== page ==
Government Information

Patents began in the United States on this day today.

On July 31, 1790, the first patent in the United States was approved, with a signature from President George Washington. Samuel Hopkins had applied to patent his improved process for the making of pot ash and pearl ash (pot ash, or potash, is a source of soluble potassium, and even today is largely used in…

The Pike Expedition and Colorado.

On July 15, 1806, Zebulon Pike and his expedition party set off to explore the southern and western regions of the newly purchased Louisiana territory, setting out over two years after the Corps of Discovery struck out for the Pacific coast. Over the course of their journey, Pike and his fellows trekked into Colorado, where he…

Colorado, sunshine, and air pollution.

The absence of sunshine from Colorado this summer hasn’t escaped residents’ notice, nor even been ignored nationally. The New York Times printed a story about it today, comparing the recently-vacated haze (from forest fires in Canada) to the inversion, popularly known as “the Brown Cloud,” that used to plague Denver in the mid-to-late 20th century. The Colorado…

51 years of the Civil Rights Act.

In 1963, President John F. Kennedy issued a call for new civil rights legislation, motivated in large part by the Southern Christian Leadership Conference’s (SCLC) Birmingham campaign, led by James Bevel and Martin Luther King, Jr., among others. Kennedy’s assassination would prevent his making meaningful progress during his life, but in his first presidential address…

Happy birthday, GPO!

The U.S. government, as we in Government Information are fond of telling folks, is the largest publisher in the world, and the Government Publishing Office (GPO), is the engine driving that publication machine. Established by a joint resolution of Congress on this day in 1860, and originally known as the Government Printing Office, the GPO is…

Today in history: America meets the Statue of Liberty.

On this date in 1885, the Statue of Liberty arrived by boat in New York Harbor. Designed by Frederic Bartholdi and built by Gustave Eiffel, the arrival of the Statue capped off one long phase of the project and began the final one: assembly. In the 1877 joint resolution empowering the president to select a…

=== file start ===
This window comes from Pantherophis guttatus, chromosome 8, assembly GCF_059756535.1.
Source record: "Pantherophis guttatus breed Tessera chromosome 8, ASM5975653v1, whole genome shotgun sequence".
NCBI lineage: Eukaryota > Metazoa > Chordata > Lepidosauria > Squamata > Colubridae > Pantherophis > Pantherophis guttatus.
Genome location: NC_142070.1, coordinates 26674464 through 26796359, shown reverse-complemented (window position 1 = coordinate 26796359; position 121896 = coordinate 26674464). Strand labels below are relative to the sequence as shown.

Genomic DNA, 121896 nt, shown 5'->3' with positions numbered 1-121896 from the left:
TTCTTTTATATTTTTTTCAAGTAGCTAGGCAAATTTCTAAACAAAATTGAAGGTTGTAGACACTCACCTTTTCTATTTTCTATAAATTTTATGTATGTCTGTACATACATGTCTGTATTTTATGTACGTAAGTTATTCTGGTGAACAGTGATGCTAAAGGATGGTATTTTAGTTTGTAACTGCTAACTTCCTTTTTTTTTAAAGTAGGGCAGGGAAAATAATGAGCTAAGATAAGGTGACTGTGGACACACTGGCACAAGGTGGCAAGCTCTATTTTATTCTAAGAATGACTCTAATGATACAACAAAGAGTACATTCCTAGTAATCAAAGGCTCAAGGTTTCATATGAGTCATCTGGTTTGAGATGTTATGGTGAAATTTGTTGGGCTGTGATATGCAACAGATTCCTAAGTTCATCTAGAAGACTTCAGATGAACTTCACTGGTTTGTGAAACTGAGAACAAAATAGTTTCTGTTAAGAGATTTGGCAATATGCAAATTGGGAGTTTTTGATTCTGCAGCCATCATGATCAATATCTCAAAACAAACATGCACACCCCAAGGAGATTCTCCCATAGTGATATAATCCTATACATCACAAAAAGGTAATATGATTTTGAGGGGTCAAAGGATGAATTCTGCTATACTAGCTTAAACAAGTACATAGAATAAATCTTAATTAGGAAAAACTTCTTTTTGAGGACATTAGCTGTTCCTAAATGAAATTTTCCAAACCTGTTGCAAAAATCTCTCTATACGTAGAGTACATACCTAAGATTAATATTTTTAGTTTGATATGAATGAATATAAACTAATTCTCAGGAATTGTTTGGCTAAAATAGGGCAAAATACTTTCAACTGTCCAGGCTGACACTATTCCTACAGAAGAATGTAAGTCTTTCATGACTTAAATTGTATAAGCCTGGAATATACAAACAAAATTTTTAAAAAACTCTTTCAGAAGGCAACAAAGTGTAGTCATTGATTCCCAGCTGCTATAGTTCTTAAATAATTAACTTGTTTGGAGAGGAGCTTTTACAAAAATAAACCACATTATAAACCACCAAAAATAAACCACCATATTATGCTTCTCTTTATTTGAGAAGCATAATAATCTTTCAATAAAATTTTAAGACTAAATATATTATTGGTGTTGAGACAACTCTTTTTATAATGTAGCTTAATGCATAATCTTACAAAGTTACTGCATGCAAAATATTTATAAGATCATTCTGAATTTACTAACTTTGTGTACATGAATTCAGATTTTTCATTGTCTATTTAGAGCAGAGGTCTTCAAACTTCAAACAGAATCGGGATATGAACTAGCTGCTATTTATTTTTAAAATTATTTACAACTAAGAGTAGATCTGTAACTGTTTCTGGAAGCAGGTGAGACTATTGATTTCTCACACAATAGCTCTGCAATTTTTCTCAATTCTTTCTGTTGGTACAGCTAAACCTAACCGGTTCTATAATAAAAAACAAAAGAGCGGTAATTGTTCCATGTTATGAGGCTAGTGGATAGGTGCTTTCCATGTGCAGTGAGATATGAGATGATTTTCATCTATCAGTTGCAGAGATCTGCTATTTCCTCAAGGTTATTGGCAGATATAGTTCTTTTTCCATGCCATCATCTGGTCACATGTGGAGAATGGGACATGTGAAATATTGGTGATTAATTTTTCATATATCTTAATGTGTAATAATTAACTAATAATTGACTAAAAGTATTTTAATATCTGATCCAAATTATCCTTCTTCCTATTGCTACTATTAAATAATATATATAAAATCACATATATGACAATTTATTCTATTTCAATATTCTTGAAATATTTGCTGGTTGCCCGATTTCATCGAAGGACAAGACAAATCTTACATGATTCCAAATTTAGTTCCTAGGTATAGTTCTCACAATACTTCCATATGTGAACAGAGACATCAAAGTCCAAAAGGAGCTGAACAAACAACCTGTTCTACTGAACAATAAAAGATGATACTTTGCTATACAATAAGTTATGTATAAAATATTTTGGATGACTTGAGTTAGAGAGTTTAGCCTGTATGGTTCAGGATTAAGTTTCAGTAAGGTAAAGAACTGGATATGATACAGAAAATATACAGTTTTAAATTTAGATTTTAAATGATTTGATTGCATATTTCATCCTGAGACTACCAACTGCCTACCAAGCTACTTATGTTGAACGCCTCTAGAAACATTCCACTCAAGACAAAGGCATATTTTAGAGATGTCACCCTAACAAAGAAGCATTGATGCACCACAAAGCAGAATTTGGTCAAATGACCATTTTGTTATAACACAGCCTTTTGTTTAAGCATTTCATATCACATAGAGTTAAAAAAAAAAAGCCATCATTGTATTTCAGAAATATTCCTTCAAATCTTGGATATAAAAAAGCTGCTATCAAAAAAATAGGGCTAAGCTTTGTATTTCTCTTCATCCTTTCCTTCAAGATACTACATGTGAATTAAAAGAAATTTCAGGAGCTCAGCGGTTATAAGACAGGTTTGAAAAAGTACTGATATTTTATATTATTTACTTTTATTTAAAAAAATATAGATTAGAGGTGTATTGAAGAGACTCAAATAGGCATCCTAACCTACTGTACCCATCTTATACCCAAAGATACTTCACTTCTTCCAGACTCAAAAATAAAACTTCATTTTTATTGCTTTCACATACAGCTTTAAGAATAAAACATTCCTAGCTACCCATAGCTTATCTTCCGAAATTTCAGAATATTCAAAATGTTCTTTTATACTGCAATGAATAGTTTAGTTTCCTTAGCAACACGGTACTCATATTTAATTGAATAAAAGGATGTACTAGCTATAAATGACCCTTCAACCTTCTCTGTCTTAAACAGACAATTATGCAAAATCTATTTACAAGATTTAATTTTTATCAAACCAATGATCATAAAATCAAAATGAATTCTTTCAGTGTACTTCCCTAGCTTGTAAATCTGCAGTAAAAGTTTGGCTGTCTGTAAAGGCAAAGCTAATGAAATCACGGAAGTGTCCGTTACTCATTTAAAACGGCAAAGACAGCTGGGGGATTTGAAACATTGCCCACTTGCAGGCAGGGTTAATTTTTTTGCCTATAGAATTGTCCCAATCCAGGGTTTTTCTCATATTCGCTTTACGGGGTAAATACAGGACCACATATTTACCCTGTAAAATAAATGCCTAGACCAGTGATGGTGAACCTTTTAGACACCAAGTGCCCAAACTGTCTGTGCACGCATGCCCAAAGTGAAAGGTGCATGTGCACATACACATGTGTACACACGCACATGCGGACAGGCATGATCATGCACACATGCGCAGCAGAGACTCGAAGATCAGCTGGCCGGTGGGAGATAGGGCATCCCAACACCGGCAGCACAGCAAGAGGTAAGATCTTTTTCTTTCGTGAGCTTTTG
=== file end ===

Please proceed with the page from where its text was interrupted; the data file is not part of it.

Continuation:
How much do you know about time zones?

If you’re taking a trip of much distance this summer – whether driving or flying – there’s a good chance that trip’ll take you outside of the Mountain Time Zone. In the continental United States, there are four time zones: Eastern, Central, Mountain, and Pacific. Alaska resides in the Alaska Time Zone, one hour further…

Today in history: the Supreme Court rules on Loving v. Virginia.

Loving v. Virginia was a landmark Supreme Court case concerning an interracial couple, Richard and Mildred Loving, who had been sentenced to a year in jail, under the state’s 1924 Act to Preserve Racial Integrity. Their sentence had been suspended, on the condition that they move away from Virginia, and in 1964, after several years…

Radio in history.

Radio broadcasting began in the early years of the 20th century with the advent of AM radio transmitters and receivers. Commercialization of the service soon followed, and Congress passed the Radio Act of 1912 to make explicit its regulatory powers. The Commerce and Labor Department oversaw regulation until the passage of the Radio Act of…

Mosquito season.

In the spring and summer, more rain can mean more standing water, and more standing water often leads to more mosquitoes. Stay informed – the National Institutes of Health website features an article entitled, “How Mosquitoes Detect People.” The Colorado Department of Public Health & Environment links to the state’s 2014 West Nile Virus report, as…